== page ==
Thursday, March 14, 2013

In a Matter of Minutes Part 2

By now, we knew that the Good Friday Earthquake had registered 9.2 on the Richter Scale, the strongest earthquake to hit North America in recorded history.

Finally, word from my family came. With trembling fingers, I tore open the letter addressed in my father's handwriting and read quickly. Everyone was safe!

Weak with relief, I sank into a chair to read my mother's postscript. Longer than the letter itself, it described their hair-raising experiences:

When the violent shaking began, my mother wrote, they had all clung to doorposts or anything solid to keep from being thrown to the floor. The shaking seemed to go on and on, but it was only five minutes--a long time for an earthquake. When it finally subsided, they ran outside.

Black smoke billowed hundreds of feet into the air from the huge oil storage tanks just a few blocks away. The quake had ruptured the tanks, and they were belching burning oil that was being channeled through town along the railroad tracks. The quake had generated an immediate tsunami that spread the raging inferno throughout the entire industrial area along the waterfront.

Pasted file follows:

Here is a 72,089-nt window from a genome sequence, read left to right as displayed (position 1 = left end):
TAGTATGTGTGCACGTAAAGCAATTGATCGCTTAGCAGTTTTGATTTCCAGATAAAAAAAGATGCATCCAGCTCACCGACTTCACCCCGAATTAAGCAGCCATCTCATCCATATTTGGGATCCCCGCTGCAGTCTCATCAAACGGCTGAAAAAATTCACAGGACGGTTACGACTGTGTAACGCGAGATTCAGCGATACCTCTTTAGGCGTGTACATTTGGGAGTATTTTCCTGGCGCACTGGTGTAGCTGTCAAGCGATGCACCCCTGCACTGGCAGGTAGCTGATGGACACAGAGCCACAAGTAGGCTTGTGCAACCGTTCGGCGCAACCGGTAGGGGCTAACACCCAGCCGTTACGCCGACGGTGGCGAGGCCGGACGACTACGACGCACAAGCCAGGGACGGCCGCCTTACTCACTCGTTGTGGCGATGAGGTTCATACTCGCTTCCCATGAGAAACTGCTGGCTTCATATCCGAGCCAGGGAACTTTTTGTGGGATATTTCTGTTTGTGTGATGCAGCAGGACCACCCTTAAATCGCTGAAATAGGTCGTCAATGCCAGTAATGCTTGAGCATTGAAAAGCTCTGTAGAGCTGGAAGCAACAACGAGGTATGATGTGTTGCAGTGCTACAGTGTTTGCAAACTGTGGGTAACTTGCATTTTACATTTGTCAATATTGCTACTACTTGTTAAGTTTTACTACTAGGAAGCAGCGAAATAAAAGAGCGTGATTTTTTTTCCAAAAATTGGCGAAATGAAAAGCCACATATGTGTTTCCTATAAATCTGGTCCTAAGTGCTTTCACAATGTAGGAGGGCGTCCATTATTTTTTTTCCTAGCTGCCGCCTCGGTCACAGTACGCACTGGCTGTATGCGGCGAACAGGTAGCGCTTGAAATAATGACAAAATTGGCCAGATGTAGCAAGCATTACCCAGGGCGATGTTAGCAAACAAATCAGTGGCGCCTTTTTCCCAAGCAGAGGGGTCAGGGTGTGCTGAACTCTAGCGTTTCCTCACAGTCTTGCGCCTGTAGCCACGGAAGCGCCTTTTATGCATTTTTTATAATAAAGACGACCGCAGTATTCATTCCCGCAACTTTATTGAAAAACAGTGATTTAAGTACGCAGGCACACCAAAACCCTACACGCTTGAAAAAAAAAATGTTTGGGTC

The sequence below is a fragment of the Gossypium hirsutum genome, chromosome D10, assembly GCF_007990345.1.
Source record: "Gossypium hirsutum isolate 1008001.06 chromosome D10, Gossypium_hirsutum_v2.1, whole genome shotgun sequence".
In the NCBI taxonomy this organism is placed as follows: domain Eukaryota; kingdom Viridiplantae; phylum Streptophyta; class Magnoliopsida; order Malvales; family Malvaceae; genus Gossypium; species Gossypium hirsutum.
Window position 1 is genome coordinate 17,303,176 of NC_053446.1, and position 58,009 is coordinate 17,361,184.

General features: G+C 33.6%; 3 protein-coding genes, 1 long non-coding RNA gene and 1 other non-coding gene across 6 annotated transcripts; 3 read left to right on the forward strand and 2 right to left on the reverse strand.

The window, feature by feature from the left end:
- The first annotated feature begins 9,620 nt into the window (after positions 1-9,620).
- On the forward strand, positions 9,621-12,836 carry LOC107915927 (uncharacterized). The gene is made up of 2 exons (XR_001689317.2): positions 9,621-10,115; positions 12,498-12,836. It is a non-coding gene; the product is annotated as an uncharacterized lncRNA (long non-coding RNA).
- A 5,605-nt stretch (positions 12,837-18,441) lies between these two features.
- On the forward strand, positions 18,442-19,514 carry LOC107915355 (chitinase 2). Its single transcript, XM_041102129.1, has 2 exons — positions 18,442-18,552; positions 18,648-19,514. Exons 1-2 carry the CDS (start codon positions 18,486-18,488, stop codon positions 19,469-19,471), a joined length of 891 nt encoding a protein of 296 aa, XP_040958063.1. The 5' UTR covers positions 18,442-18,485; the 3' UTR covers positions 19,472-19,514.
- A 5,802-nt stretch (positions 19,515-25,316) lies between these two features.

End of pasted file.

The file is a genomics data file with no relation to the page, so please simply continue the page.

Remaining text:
To flee the flames, the townspeople of that town of about 1,800 people jumped into theirs cars and drove toward the lagoon that straddled the only road out of town. Traffic slowed to a crawl. Bumper to bumper, they inched their way across.

They were about midway across when my mother noticed that railroad cars and boats were being pushed up and over the breakwater as though by a giant hand. They sailed toward them--fast!

To her horror, she realized what it was. "Tsunami!" she screamed. "Drive faster!"

My dad swerved into the empty inbound lane and passed the nearly stopped cars. Waves swirled around the tires as they drove up to higher ground. Their's was the last car to make it across before the tsunami crashed across the road right behind them, sweeping away the cars and smashing houses, boats, and huge railroad cars against the cliffs like toys .

Still the nightmare continued. Burning debris from the exploding oil tanks rode the crest of that second tsunami and set the trees at the head of the bay on fire!

About three miles out of town, the line of traffic stopped again. Word passed from car to car, "The bridges are out!" And my family could see that the fire was spreading. They were trapped!

To be continued....

Have you ever been caught in an impossible situation? What did you do?

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